Supervised categorization of habitual versus episodic sentences
Mathew, Thomas A.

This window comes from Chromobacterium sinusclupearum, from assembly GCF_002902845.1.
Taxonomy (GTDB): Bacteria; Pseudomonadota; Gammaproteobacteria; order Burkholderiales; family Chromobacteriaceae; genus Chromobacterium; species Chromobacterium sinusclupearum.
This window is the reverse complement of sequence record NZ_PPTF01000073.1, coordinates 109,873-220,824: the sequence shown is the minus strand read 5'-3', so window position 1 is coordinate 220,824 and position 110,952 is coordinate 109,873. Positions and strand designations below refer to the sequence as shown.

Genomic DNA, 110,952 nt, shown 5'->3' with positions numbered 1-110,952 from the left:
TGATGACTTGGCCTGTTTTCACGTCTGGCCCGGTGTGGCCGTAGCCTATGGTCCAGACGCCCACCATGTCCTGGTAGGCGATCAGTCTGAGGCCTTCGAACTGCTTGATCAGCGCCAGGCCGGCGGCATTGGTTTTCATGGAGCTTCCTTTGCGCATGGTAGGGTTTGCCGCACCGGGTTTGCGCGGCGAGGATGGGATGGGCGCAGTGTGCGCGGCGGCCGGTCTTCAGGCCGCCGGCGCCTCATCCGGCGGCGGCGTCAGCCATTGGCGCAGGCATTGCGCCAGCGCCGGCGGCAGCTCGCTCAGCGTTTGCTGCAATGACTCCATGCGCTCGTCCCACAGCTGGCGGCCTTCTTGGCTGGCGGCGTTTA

Thesis (M.S.)--Georgetown University, 2009.; Includes bibliographical references. In natural language, there are commonly used sentence constructions which express a form of genericity, a general property which summarizes groups of particular episodes or behavior - such sentences are referred to as habitual sentences. The availability of such constructions in human discourse serves a specific communication function which is to provide a mechanism to convey knowledge on common or regular behavior that defines and characterizes the environment we live in. This can be contrasted with episodic sentences which express some degree of detail surrounding irregular events in time and serve more of a reporting purpose in human communication. Given the different linguistic function of habitual sentences and episodic sentences and the different nature of information communicated by them, it can be argued that there is significance in a repeatable method, based on internal and possibly external sentence characteristics, which can make a distinction between these two sentence categories where applicable.; This research is conducted with the primary goal of category disambiguation in situations where the verbal predicate of a sentence is known to be used in both a habitual and an episodic context; sentences for which the verbal predicate provides explicit categorization are not considered to prevent undue skew on the results. A secondary objective of the research effort is to attempt to statistically study and report the individual and collective impact of lexical and syntactic features which are known to influence the categorization of a sentence as either habitual or episodic. I have focused on the influence of syntactic and lexical features such as tense, aspect, noun phrase features, temporal modifiers, specific adverb modifiers, and specific verb auxiliaries on genericity. Another secondary objective is to attempt to build and evaluate a supervised decision-tree based machine learning classifier that disambiguates between habitual and episodic sentences using selected syntactic and lexical features and a previously categorized set of sentences for the purpose of training and evaluating the classifier. Using such features I have created a machine classifier that provides 86.3% precision in disambiguating habitual and episodic sentences. This compares against a baseline of 73.1% precision where every sentence is blindly categorized as belonging to the more commonly occurring episodic category. In order to support these objectives, a representative corpus sample was hand-annotated to provide a human perspective on an appropriate category per sentence.; The final results support a claim that a machine based classifier trained on the features discussed can out-perform the baseline model. Implications for successful markup of habitual sentences include application in building knowledge-bases that describe general world behavior. Successful markup of episodic sentences can find use in more sensitive information extraction systems.
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